The following was originally posted by The Connecticut Coalition to End Homelessness. We have reprinted it here with their permission. You can find the original blog here. Katharine Gale is a frequent trainer at the Alliance’s Performance Improvement Clinics.
Three Key Things with Katharine Gale
Key steps for making the transformation to a housing crisis resolution system.
Commit to using local data for change. Use information from HMIS and from grant and program budgets to understand system performance and cost. We need to learn what outcomes we are buying with our current mix of funding and programs and ask how we can more closely match our collective resources to the unmet need. While our efforts would certainly benefit from increased funding, the greatest resources our communities are likely to be able to direct to the problem soon are the ones we already have. Making sure that the data we have to work with is of high quality so we can trust it to inform our decision-making is everyone’s responsibility. (It also better positions us to expand our resource base in the future as more funders ask us to demonstrate return on their investment.)
Expand the range of reality-based housing solutions. Look at the lives of our clients, what their realistic housing options are and where they go when they leave us. Most of the people our system works with do not escape being low-income through our efforts, even when we invest significantly in them at the expense of others we do not serve. Most can, however, regain housing with our help, even if deep subsidies are in short supply. We can rehouse more people, and continue to assist them with other resources, or connect them to other services (if they want them) that support further progress, by focusing our rehousing efforts on the right next step that resolves this housing crisis, instead of the forever solution. We shouldn’t stop advocating for long-term affordability, but we must also recognize that it is not reality now for many people who are just like the households we serve, but who have housing.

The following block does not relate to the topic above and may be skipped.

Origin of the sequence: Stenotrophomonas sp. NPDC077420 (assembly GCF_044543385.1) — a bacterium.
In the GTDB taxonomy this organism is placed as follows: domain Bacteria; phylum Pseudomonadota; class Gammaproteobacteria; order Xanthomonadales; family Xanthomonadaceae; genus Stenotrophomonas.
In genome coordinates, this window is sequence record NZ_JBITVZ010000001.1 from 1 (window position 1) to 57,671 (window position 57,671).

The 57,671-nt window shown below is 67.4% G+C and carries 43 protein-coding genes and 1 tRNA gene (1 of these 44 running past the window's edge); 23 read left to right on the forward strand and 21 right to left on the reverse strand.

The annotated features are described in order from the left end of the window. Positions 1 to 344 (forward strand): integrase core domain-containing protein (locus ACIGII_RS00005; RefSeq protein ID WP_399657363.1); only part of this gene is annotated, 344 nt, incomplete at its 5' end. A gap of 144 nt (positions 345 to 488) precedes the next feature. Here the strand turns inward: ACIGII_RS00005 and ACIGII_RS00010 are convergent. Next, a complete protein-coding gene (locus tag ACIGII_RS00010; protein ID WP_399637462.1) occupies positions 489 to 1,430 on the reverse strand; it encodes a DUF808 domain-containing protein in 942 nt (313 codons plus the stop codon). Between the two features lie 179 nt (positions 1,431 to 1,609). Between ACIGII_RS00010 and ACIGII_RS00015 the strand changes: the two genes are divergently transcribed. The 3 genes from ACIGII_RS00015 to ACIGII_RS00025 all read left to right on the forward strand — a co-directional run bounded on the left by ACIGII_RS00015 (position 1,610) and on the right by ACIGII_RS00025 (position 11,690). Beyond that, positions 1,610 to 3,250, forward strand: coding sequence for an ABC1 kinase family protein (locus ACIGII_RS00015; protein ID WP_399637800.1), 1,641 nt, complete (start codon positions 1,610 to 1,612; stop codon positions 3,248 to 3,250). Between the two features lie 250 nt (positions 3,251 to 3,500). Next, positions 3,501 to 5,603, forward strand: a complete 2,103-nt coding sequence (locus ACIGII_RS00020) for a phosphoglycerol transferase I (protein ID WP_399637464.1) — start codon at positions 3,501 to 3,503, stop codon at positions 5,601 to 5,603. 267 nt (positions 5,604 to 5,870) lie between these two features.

Work as a system with shared responsibility. Everyone should be clear (clients, providers and funders) about how people can access help from the programs that make up our system. If we currently distribute most of our support based on luck or persistence, we need to fix that; if there are people who no program will take we need to fix that. In setting up a coordinated front door, our responsibility is not just to make sure that agencies get the clients they will serve, it’s to get clients the support they need. Knowing who gets in and who goes unserved will help us refine programs and services to better meet the combined need. The importance of working more collaboratively to increase impact applies to funders as much as to programs. As one director I know puts it “we need to fix our relationships for the sake of our clients.”
Katharine Gale is an independent consultant from Berkeley, California with 20 years experience in the fields of homelessness and special needs housing. She provides services to public and non-profit agencies including community-wide planning, new program development, data analysis, research and evaluation. Ms. Gale helped design and delivers the Alliance’s Performance Improvement Clinics. In 2011, she co-founded Focus Strategies, a joint venture dedicated to helping communities use local homeless data to prepare for HEARTH and make effective system change. Prior to consulting, she worked for seven years as a manager and Deputy Director for Alameda County Housing and Community Development Department.